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From emergency room to morgue: deaths due to undiagnosed perforated peptic ulcers. Report of four cases with review of the literature.

Review article
Cina SJ, et al. Am J Forensic Med Pathol. 1994.


Peptic ulcer perforation is well recognized as a cause of peritonitis and can result in death. Although amenable to surgery, delay in making the correct diagnosis results in increased mortality. Accurate diagnosis has been hindered by demographic changes in the affected population. In recent years, the population at risk has increased. Specifically, a rising incidence has been observed in women, in the elderly, and in patients with previously undiagnosed peptic ulcer disease. Described are four patients with perforated peptic ulcers, three of which were not detected prior to autopsy. In three of the four instances the patient had been observed in and discharged from a hospital emergency room during the 30 h prior to death. In the fourth case, the decedent had been seen in and discharged from the emergency room four times during the month prior to death. In all patients, the presenting historical, physical, and/or radiographic findings were indicative of perforation. The death of a patient within days of a visit to an emergency room should prompt a forensic autopsy. The role of medical examiners in providing quality assurance feedback to emergency rooms located within their jurisdiction is emphasized.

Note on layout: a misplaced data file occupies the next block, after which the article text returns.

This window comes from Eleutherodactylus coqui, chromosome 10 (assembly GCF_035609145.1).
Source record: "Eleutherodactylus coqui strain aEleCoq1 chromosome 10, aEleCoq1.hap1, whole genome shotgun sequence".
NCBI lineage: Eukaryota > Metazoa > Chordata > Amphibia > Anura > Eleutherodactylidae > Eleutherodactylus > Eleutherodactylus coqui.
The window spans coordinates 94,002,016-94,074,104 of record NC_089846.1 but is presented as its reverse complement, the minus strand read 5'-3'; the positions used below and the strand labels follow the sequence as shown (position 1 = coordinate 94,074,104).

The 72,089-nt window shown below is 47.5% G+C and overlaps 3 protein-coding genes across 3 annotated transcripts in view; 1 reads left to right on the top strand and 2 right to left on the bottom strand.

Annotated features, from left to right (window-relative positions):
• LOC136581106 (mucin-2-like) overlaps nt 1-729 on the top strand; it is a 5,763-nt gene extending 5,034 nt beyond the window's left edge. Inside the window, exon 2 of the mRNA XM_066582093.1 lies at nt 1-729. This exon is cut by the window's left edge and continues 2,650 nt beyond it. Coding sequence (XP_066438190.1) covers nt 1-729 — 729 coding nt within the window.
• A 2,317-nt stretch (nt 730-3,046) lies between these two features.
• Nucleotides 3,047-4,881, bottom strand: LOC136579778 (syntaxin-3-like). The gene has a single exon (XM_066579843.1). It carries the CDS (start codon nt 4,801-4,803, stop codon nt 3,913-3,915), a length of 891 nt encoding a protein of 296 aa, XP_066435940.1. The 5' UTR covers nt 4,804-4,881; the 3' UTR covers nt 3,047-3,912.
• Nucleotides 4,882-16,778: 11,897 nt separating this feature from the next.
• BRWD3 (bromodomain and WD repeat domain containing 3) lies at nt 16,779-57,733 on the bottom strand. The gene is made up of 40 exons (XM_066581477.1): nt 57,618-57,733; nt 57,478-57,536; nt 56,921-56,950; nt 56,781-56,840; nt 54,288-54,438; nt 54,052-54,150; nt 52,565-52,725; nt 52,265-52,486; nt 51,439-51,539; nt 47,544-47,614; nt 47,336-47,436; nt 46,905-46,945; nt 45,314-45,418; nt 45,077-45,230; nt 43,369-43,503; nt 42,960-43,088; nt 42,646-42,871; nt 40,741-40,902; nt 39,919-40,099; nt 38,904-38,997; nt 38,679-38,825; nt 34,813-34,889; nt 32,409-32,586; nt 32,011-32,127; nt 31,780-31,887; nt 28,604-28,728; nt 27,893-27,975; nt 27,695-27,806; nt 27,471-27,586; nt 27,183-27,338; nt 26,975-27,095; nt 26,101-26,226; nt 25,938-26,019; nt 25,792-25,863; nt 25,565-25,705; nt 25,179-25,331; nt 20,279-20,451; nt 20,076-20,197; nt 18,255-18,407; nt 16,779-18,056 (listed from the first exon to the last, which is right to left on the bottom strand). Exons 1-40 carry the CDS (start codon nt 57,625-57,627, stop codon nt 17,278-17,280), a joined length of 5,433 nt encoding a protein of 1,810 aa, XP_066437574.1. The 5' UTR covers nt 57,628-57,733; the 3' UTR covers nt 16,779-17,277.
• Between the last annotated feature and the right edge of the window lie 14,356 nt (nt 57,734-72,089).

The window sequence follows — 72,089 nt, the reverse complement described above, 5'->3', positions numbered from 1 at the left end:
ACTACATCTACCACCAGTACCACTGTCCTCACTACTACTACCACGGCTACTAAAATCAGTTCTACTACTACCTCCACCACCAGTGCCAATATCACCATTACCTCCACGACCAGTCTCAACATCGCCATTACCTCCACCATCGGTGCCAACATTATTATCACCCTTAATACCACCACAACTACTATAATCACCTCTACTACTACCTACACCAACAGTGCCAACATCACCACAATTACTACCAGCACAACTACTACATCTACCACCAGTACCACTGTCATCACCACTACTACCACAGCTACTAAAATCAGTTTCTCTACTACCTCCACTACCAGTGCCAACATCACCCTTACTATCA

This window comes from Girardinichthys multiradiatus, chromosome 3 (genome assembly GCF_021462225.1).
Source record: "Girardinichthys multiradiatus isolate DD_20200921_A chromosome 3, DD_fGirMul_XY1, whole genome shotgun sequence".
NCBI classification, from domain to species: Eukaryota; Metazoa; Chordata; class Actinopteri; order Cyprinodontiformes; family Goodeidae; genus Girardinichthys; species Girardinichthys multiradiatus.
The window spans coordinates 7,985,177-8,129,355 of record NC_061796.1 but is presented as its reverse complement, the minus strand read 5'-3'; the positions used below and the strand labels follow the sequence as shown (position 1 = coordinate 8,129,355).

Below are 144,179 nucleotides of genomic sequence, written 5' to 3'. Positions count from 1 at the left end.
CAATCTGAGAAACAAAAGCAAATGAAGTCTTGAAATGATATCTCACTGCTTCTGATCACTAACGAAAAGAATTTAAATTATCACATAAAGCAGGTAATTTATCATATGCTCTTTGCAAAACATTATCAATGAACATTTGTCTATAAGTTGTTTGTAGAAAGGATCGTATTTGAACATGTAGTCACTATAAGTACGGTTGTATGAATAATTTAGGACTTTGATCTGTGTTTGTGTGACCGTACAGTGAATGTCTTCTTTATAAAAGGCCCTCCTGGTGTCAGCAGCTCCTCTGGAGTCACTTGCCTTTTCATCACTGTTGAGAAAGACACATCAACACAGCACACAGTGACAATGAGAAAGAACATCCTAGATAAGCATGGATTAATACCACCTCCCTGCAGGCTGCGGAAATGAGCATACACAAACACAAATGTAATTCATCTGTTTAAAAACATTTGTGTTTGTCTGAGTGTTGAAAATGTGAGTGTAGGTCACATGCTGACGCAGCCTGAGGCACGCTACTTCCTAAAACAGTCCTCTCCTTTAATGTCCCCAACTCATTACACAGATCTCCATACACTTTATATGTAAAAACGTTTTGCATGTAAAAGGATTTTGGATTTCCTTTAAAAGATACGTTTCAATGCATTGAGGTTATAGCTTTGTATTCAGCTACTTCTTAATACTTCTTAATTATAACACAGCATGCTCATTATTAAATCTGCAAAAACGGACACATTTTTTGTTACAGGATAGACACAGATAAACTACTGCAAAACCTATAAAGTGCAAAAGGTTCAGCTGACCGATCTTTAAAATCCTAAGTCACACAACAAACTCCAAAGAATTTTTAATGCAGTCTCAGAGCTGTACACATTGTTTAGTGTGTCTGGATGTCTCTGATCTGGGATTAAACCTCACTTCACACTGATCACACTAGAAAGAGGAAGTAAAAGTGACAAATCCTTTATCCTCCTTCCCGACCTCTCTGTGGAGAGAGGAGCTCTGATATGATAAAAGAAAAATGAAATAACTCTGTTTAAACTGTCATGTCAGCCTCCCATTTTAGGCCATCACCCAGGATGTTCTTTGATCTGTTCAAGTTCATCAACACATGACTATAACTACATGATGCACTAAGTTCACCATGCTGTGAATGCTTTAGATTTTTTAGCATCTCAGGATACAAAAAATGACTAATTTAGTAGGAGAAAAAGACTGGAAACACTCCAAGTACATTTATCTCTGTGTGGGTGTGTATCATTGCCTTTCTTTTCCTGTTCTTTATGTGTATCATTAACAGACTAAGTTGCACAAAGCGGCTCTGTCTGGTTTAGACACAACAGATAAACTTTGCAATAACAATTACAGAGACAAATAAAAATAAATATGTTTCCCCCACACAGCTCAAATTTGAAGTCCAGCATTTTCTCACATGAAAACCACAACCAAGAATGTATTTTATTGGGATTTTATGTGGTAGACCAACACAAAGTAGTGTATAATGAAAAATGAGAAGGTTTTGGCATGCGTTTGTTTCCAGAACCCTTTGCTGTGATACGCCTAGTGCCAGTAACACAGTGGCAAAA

8166110 [Indexed for MEDLINE]